It is hard to believe that the shrewd operator who won a landslide victory then by using market research to find out what the public wanted, and offering it to them packaged to perfection, could have so badly misread the national mood last week. The theory most in vogue among political commentators is that the media tycoon is finding it difficult to lay aside the autocratic instincts of the company chairman and chief executive in favour of the traditional softly- softly consensus approach necessary to run both the coalition government and the country. Whatever the case, his miscalculation over the strength of public support for the anti-corruption magistrates that have been purging the top echelons of Italian public life has suddenly landed the golden boy with feet of clay.
There were reasons to believe that the Prime Minister might have been able to get away with his challenge to the judiciary. Observers had pointed out for some time that the Italians appeared to be losing interest in the seemingly endless saga of greed and corruption exposed by the tangentopoli investigations. The outcome of the elections themselves signalled a desire to get away from the old parties of the past and start afresh with political unknowns.
Mr Berlusconi was apparently encouraged by the findings of opinion polls which not only backed this theory but suggested that his popularity had grown steadily since his election.
When the idea of reviewing the power of the judiciary was first floated, it caused few ripples in the political pond. His coalition partners, Gianfranco Fini, of the neo-Fascist-led National Alliance, and Umberto Bossi, of the Northern League, both endorsed the decree originally, despite their later protestations when it became clear how desperately unpopular it was. Even the left-wing opposition was only mildly critical at the time.
The uncomfortable truth is that Italy's arcane laws governing detention without trial are ripe for reform. Horror stories abound of suspects languishing in over-crowded, rat-infested cells for years before even standing trial.
Where Mr Berlusconi appears to have miscalculated so badly, either through inexperience or arrogance, was in his timing and his modus operandi: the Milan magistrates who resigned were investigating the Prime Minister's Fininvest business empire as part of their corruption inquiries. The favourite Italian pastime of dietrologia, or constructing conspiracy theories, has been well fed by the Prime Minister's intervention as one of his most trusted lieutenants in Fininvest, Marcello Dell'Utri, is mounting a legal challenge to an order for his arrest in connection with the investigations.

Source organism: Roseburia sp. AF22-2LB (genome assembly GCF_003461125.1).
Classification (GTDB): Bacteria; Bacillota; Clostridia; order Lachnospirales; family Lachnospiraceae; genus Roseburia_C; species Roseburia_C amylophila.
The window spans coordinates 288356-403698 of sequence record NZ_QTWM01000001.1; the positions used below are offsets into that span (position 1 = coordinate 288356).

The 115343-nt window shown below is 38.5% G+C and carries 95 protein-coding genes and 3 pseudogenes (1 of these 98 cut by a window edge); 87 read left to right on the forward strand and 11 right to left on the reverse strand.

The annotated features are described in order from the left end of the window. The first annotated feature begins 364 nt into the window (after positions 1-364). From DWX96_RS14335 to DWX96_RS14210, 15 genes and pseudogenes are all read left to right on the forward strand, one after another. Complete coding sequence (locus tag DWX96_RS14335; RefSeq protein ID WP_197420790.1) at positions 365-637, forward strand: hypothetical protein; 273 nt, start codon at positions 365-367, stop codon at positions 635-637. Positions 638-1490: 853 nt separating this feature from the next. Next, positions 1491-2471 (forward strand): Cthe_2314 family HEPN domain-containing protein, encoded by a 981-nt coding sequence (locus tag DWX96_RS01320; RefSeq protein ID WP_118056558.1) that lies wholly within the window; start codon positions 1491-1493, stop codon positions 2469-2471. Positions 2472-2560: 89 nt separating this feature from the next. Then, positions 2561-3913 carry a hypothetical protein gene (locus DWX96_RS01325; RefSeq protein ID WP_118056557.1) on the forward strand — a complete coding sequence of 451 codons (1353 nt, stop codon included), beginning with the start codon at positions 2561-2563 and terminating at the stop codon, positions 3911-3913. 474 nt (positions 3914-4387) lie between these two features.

Even right-wing newspapers sympathetic to the government question Mr Berlusconi's method. The issuing of a decree, temporarily by-passing parliament, is normally reserved for urgent anti-terrorist measures. Why the hurry over an issue not previously at the top of the government's agenda, they ask. The result has been a huge embarrassment to all the governing parties: it seems probable that more than 1,000 suspects released from jail last weekend will have to be rounded up and jailed again. The Interior Minister, Roberto Maroni of the Northern League, has emerged from the burlesque as either a liar or a political incompetent after claiming that he was tricked by his government colleagues into signing the decree. The Prime Minister has been shown to be both less astute and less in tune with the mood of the country than he appeared.